Sunday, May 18, 2008

Reading the Label

At the nursery, temptation lurks on every shelf and around every corner. I can be drawn in by the shape of a plant's foliage, the color of its bloom or some altogether inexplicable reason. Over time I've learned to build up my resistance and approach the purchase of a plant with a somewhat cooler head. It requires taking a breath, pulling out that little tag that's stuck in the pot and reading it. It is the information on the tag that will tell you whether you and that plant will live in happy harmony when you get it home or if it will soon perish, leaving you sad, dejected and wondering what went wrong.

When reading the tag, the first thing I look at is the exposure requirement. There are sections of my deck that are full sun (six or more hours of direct sunlight) and other sections that are part sun/part shade (around three or four hours of sun). So if the plant I am so enamored with requires full shade (less than 3 hours of light), I just need to walk on by. I advise you to do the same.

Next, if I'm looking at a plant that produces flowers, I consider bloom period. I love lilacs and peonies as much as anyone but I never grow them because their bloom time, while spectacular, is just entirely too short. My ideal is a bloom period of spring until fall (May to October) but I'll settle for June to August if I have to.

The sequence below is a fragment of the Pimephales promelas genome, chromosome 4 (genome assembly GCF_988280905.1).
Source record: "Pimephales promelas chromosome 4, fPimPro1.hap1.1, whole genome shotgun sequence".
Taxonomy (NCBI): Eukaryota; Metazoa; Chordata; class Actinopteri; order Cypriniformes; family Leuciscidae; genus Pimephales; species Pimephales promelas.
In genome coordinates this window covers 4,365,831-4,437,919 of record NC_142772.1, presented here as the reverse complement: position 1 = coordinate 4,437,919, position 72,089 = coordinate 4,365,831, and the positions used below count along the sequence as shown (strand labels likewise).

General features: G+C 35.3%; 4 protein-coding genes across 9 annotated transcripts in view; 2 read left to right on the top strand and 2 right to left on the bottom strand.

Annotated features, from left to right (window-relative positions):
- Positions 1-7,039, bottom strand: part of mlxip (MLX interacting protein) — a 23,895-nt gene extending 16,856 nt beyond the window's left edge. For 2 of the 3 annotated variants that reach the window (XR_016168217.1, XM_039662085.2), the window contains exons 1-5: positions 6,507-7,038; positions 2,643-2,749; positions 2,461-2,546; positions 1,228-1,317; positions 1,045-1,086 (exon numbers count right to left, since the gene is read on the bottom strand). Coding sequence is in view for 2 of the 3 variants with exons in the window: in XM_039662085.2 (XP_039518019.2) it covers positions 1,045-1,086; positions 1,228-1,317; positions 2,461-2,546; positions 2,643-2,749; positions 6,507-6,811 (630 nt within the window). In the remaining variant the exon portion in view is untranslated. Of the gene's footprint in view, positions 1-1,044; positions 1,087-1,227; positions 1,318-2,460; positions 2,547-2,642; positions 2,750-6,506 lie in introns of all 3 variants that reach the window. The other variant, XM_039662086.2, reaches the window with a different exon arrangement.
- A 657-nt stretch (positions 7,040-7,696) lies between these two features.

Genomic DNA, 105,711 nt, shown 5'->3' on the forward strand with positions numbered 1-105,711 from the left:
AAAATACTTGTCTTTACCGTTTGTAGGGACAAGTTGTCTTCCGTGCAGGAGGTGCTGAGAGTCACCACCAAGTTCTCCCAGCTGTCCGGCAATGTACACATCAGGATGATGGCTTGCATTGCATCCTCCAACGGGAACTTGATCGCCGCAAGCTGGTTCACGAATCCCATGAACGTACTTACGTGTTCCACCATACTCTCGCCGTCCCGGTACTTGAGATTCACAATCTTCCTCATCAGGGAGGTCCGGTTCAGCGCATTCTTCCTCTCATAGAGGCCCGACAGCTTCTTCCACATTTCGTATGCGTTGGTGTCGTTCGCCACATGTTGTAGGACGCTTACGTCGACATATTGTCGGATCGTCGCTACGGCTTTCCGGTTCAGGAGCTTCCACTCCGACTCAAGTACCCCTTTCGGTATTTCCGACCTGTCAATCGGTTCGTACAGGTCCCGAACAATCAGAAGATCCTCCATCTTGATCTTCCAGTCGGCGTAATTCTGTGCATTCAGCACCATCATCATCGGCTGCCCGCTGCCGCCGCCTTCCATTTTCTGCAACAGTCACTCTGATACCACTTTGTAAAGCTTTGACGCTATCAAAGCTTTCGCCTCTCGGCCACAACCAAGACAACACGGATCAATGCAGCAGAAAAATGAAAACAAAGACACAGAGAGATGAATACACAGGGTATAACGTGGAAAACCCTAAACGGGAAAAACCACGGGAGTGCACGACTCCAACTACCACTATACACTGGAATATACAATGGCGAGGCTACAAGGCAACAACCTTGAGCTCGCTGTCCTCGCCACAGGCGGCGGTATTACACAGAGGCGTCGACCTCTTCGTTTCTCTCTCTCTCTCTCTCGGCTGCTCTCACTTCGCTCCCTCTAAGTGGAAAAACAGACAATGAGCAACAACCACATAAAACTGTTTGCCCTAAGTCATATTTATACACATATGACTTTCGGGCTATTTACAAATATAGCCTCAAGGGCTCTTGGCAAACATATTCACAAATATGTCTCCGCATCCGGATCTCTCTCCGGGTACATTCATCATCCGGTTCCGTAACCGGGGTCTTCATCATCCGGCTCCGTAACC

I also am interested in whether or not I'm going to have to add a lot of esoteric ingredients to the soil, or use some special sort fertilizer or other high-maintenance sort of thing. I just can't appreciate an overly fussy plant, no matter how pretty it is. The use of ordinary potting mix and the occasional application of a water soluble fertilizer is about all I'm willing to do.

Finally, I determine what my objective is for the plant. If it's a perennial, do I really want to try and have it return every year? If so, I check the Hardiness Zone. I live in a zone 7 and my rule of thumb for perennials that I want to make a repeat appearance is to make sure they are a zone 5. That's still no guarantee, but it's worked pretty well for me so far. Of course, I don't plant them in itty bitty pots either because there needs to be enough soil and space to protect it from exposure to the winter elements.

Remember, the folks at the nurseries are there for a reason. Where I shop, they are nothing less than brilliant. You may not encounter that level of expertise at a big box store but that's okay. If you find a plant you like that has a name label but lacks the details, go inside the store and find the book or magazine section and see if you can look up the plant profile by name. Otherwise, my advice would be to wait until you can get more information before you plunk down your money. In the end, you'll be happy you did.

Bookshelf: Container Gardening Books

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